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It is hard to understand your data by looking at the numbers on a csv file. You need to plot it. And adding statistics to your plots will make it more informative.

To evaluate data, we typically use **mean** and **median** to define its central tendency and **range, quartiles, variance** and **standard deviation** to define how spread it is.

**Mean** and **standard deviation** is a good representation of the data if we don’t have extreme values that result in a skewed distribution. But, if we have outliers they might misguide us. In those conditions, `median`

and `quartiles`

will serve us better.

**Median** is the central point which divides the data into half. **Quartiles** are used to describe the spread of the data. The word comes from the Medieval Latin “quartilis” which means fourth and **quartiles break the data into four equal parts**.

For this reason, **quartiles are often used along with the median as the best measures of spread.**

They are often expressed as an **Interquartile range (IQR)**, which is the interval between first and third quartiles and represents 50% of the data points.

For example, you measured height of adults in a population, with Interquartile range you can describe a discrete interval centered around the median including 50% of the measurements.

Here is a representative graph.[source:wikipedia]

# How to include statistics in ggplot2

Stats make it easier to grasp the data. And **different statistics are suited for different data types**. For example, you may want to show `a 95% confidence interval? or mean? median?`

or any other statistics which captures the details best for your data.

**So let’s go through on an example data** to understand how statistics can be overlayed in ggplot2. The data is about the effects of two Herbicides (glyphosate & bentazone) on the yield of white mustard (Sinapis alba) seeds.

First, import ggplot2 package and read in the data.

```
library(ggplot2)
path <- "C:/Users/serda/Downloads/S.alba.csv"
data <- read.csv(path)
str(data)
```

```
## 'data.frame': 68 obs. of 4 variables:
## $ X : int 1 2 3 4 5 6 7 8 9 10 ...
## $ Dose : int 0 0 0 0 0 0 0 0 10 10 ...
## $ Herbicide: Factor w/ 2 levels "Bentazone","Glyphosate": 2 2 2 2 2 2 2 2 2 2 ...
## $ DryMatter: num 4.7 4.6 4.1 4.4 3.2 3 3.8 3.9 3.8 3.8 ...
```

These chemicals used at 8 different doses and the yield is measured. I will convert the dose variable as a factor.

```
data$Dose <- as.factor(data$Dose)
levels(data$Dose)
```

`## [1] "0" "10" "20" "40" "80" "160" "320" "640"`

We can make an initial plot to visualize the data. We’ll plot the yield variable `DryMatter`

against `Dose`

of the Herbicides. We can assign `col`

argument to map different chemical compounds to different colors.

```
# I will define a dodge and jitterdodge object to avoid overlapping data points
# or stats that we will overlay later
posn.d <- position_dodge(width=0.2)
posn.jd <- position_jitterdodge(jitter.width = 0.1, dodge.width=0.2)
p <- ggplot(data, aes(x=Dose, y=DryMatter, col=Herbicide, fill=Herbicide,
group=Herbicide ))
p + geom_point(position =posn.jd)
```

What we see here is that, at low doses both Herbicides led similar yields but starting from Dose 40 we see a drastic negative impact of Benzoate on yield.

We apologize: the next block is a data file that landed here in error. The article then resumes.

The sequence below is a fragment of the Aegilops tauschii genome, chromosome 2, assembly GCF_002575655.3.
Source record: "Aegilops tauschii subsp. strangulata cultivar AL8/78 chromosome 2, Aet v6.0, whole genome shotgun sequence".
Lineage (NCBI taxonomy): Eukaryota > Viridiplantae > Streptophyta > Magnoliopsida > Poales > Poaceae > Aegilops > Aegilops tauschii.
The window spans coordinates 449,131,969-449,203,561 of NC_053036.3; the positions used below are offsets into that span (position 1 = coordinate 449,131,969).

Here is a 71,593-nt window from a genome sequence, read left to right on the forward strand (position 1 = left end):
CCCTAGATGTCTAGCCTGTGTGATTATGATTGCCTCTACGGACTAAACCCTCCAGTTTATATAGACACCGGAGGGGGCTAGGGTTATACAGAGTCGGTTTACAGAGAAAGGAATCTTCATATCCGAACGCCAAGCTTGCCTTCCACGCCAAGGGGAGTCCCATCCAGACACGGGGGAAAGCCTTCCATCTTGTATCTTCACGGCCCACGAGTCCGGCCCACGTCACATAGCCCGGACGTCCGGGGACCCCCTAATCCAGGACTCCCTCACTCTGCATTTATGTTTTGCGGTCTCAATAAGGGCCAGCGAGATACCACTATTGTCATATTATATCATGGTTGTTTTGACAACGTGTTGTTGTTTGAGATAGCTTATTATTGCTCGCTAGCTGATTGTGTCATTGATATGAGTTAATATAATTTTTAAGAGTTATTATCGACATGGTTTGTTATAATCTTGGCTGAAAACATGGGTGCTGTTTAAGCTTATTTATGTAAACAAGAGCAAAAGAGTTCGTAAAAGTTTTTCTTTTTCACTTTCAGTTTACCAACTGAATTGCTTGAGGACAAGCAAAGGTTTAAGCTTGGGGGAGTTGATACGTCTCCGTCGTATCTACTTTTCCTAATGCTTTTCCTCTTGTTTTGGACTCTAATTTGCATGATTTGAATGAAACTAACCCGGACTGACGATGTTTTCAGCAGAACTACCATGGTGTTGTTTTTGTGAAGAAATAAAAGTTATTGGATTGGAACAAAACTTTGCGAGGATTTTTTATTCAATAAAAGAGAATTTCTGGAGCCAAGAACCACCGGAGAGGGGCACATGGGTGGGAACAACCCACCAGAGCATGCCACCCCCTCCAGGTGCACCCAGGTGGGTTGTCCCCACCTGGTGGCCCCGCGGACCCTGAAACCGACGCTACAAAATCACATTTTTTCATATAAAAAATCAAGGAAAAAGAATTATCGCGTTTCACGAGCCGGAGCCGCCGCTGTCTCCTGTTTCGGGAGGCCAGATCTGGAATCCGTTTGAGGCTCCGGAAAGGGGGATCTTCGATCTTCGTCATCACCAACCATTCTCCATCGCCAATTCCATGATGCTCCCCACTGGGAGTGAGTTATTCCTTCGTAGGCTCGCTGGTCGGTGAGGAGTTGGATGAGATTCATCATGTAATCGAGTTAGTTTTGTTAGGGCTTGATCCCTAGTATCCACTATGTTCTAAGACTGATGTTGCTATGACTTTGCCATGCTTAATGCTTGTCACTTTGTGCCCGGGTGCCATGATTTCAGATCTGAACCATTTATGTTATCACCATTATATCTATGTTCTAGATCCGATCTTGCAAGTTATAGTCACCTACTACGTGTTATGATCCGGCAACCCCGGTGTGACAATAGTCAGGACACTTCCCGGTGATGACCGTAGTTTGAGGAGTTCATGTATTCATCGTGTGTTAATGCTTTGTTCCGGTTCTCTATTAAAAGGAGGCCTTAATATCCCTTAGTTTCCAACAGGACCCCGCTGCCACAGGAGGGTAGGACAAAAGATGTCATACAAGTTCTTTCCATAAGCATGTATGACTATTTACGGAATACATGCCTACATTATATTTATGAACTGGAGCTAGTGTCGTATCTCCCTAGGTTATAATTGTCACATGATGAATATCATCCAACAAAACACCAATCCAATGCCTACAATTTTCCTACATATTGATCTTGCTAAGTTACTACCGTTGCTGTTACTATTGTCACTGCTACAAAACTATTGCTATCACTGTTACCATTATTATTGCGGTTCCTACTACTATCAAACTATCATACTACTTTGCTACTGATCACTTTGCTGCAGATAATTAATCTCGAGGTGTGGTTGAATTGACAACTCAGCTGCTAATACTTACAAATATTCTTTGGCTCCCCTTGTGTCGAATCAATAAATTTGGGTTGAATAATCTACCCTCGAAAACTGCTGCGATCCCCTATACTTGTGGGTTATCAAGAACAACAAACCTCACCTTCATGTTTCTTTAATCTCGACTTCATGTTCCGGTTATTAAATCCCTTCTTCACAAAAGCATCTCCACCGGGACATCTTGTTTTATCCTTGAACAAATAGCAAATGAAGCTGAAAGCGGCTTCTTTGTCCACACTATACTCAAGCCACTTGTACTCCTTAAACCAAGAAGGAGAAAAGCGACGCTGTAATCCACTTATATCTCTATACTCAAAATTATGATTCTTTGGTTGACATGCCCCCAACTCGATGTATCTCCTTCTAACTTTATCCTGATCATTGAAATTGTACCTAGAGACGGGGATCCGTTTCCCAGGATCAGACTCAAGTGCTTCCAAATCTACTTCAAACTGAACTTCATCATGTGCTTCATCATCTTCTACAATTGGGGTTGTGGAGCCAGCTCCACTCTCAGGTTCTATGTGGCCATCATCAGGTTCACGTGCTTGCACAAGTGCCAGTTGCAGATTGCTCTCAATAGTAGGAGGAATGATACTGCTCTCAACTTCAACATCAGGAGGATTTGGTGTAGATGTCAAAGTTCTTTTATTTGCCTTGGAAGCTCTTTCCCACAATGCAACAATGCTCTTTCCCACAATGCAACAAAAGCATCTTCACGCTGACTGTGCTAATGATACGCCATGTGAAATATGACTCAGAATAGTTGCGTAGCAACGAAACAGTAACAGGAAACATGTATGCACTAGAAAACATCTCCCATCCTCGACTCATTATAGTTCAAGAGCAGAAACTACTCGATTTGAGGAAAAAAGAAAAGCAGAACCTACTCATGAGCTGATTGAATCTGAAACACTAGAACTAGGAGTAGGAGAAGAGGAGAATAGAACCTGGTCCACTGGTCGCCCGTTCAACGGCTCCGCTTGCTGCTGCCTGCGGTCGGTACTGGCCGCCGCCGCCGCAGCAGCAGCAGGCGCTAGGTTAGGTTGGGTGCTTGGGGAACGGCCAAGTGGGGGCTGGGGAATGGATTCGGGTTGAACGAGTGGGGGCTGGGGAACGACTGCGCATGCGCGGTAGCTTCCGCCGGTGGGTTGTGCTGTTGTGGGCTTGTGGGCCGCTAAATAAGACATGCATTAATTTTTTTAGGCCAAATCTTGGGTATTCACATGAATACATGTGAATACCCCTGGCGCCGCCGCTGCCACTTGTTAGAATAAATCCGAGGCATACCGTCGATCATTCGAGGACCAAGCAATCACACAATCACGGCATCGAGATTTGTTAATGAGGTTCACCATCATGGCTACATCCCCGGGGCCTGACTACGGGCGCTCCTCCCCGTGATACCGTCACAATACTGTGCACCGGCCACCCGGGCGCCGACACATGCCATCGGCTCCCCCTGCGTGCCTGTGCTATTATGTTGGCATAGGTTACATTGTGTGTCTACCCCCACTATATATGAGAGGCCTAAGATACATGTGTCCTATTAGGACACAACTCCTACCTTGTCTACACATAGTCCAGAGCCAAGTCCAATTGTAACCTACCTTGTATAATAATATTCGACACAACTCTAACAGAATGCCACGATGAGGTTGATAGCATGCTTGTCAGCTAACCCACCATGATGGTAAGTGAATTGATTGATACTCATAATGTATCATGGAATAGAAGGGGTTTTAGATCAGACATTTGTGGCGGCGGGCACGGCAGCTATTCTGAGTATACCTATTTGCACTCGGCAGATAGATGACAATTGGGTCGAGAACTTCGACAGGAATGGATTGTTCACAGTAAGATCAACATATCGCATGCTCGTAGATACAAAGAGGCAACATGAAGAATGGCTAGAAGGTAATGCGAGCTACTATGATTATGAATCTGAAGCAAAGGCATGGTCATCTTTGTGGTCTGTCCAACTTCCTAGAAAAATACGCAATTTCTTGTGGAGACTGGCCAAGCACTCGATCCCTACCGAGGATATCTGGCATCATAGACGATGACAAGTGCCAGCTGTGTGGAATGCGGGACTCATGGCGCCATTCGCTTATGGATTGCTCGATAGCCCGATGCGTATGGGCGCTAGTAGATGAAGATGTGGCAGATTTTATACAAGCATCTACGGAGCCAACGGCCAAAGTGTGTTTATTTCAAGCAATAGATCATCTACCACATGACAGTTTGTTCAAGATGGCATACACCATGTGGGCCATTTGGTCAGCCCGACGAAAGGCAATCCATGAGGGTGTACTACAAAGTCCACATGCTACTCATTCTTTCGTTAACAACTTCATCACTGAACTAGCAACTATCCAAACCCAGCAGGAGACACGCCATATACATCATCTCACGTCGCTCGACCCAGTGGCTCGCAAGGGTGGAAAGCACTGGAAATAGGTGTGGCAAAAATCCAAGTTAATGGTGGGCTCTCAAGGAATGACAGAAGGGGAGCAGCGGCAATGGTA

On top of that plot, I want to overlay the `min`

, `max`

and also `median`

and `Interquartile range`

for each set of yield measurements.

There are many default functions in ggplot2 which can be used directly such as **mean_sdl(), mean_cl_normal()** to add stats in stat_summary() layer. But, I will create custom functions here so that we can grasp better what is happening behind the scenes on ggplot2.

I will create one function to calculate the **median** and the **interquartile range(IQR) 1-3**, and another to calculate min(), max() values.

**ensure that the names of the variables match the aesthetics needed for our respective geoms**.

```
# Function for median and IQR
median_IQR <- function(x) {
data.frame(y = median(x), # Median
ymin = quantile(x)[2], # 1st quartile
ymax = quantile(x)[4]) # 3rd quartile
}
# Function for min, max values
range <- function(x) {
data.frame(ymin=min(x),
ymax=max(x))
}
```

Let’s replot with the statistics we wanted to overlay. You can use two `stat_summary()`

layers to add our stats. You can set the `fun.data`

argument to the specific function defined above.

```
# Updated plot
p +
stat_summary(geom = "linerange",
fun.data = median_IQR,
position = posn.d,
size=3) +
stat_summary(geom = "linerange",
fun.data = range,
position = posn.d,
size=3,
alpha=0.5)+
stat_summary(geom = "point",
fun.y = "median",
position = posn.d,
size = 3,
col = "black",
shape = "X")
```

In contrast, to the first plot here we easily see where the median and IQR lays. We can make our comparisions easier. Starting from dose 20, we see that glyphosate clearly outperforms bentazone. Big separation between the IQRs are obvious at doses 40 and 80. At higher doses, differences in IQRs starts to disappear.

### Conclusions

Ggplot2 is a flexible package and knowing its intricacies will help you level up your visuals. To understand your data and to convey the insights you want to point out, you can include your choice of custom functions in ggplot `stat_summary()`

layer similarly as we did above or use the default functions.

The data we have here was small. With bigger data, it is more crucial to overlay summary statistics of interest for effective visuals.

Until next time!

Serdar

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